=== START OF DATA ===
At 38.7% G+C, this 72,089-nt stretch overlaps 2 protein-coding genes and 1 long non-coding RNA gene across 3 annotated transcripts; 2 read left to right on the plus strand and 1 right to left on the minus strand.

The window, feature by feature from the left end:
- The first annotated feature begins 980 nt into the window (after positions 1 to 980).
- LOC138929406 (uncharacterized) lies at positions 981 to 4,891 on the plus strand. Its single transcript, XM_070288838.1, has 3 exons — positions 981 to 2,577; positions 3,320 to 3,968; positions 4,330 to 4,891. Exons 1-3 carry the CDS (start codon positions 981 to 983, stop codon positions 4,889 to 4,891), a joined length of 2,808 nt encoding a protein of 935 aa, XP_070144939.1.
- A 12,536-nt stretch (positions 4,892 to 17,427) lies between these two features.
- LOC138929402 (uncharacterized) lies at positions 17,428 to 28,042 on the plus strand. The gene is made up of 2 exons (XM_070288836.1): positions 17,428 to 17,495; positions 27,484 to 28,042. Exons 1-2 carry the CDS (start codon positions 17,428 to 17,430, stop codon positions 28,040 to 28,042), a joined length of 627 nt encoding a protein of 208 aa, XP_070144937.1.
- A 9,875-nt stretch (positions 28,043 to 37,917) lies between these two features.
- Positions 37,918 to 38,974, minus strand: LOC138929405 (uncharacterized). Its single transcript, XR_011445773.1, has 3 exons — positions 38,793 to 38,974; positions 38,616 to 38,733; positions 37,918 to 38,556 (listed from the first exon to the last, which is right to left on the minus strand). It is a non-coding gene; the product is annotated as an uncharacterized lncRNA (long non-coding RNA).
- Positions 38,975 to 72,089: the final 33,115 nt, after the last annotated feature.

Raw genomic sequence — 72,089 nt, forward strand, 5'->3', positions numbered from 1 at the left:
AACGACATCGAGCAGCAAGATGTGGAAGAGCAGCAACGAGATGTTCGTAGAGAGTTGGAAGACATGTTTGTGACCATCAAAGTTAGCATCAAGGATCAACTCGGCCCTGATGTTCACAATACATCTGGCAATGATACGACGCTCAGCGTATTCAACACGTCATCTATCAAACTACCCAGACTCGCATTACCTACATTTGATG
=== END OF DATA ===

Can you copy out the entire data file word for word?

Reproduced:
At 38.7% G+C, this 72,089-nt stretch overlaps 2 protein-coding genes and 1 long non-coding RNA gene across 3 annotated transcripts; 2 read left to right on the plus strand and 1 right to left on the minus strand.

The window, feature by feature from the left end:
- The first annotated feature begins 980 nt into the window (after positions 1 to 980).
- LOC138929406 (uncharacterized) lies at positions 981 to 4,891 on the plus strand. Its single transcript, XM_070288838.1, has 3 exons — positions 981 to 2,577; positions 3,320 to 3,968; positions 4,330 to 4,891. Exons 1-3 carry the CDS (start codon positions 981 to 983, stop codon positions 4,889 to 4,891), a joined length of 2,808 nt encoding a protein of 935 aa, XP_070144939.1.
- A 12,536-nt stretch (positions 4,892 to 17,427) lies between these two features.
- LOC138929402 (uncharacterized) lies at positions 17,428 to 28,042 on the plus strand. The gene is made up of 2 exons (XM_070288836.1): positions 17,428 to 17,495; positions 27,484 to 28,042. Exons 1-2 carry the CDS (start codon positions 17,428 to 17,430, stop codon positions 28,040 to 28,042), a joined length of 627 nt encoding a protein of 208 aa, XP_070144937.1.
- A 9,875-nt stretch (positions 28,043 to 37,917) lies between these two features.
- Positions 37,918 to 38,974, minus strand: LOC138929405 (uncharacterized). Its single transcript, XR_011445773.1, has 3 exons — positions 38,793 to 38,974; positions 38,616 to 38,733; positions 37,918 to 38,556 (listed from the first exon to the last, which is right to left on the minus strand). It is a non-coding gene; the product is annotated as an uncharacterized lncRNA (long non-coding RNA).
- Positions 38,975 to 72,089: the final 33,115 nt, after the last annotated feature.

Raw genomic sequence — 72,089 nt, forward strand, 5'->3', positions numbered from 1 at the left:
AACGACATCGAGCAGCAAGATGTGGAAGAGCAGCAACGAGATGTTCGTAGAGAGTTGGAAGACATGTTTGTGACCATCAAAGTTAGCATCAAGGATCAACTCGGCCCTGATGTTCACAATACATCTGGCAATGATACGACGCTCAGCGTATTCAACACGTCATCTATCAAACTACCCAGACTCGCATTACCTACATTTGATG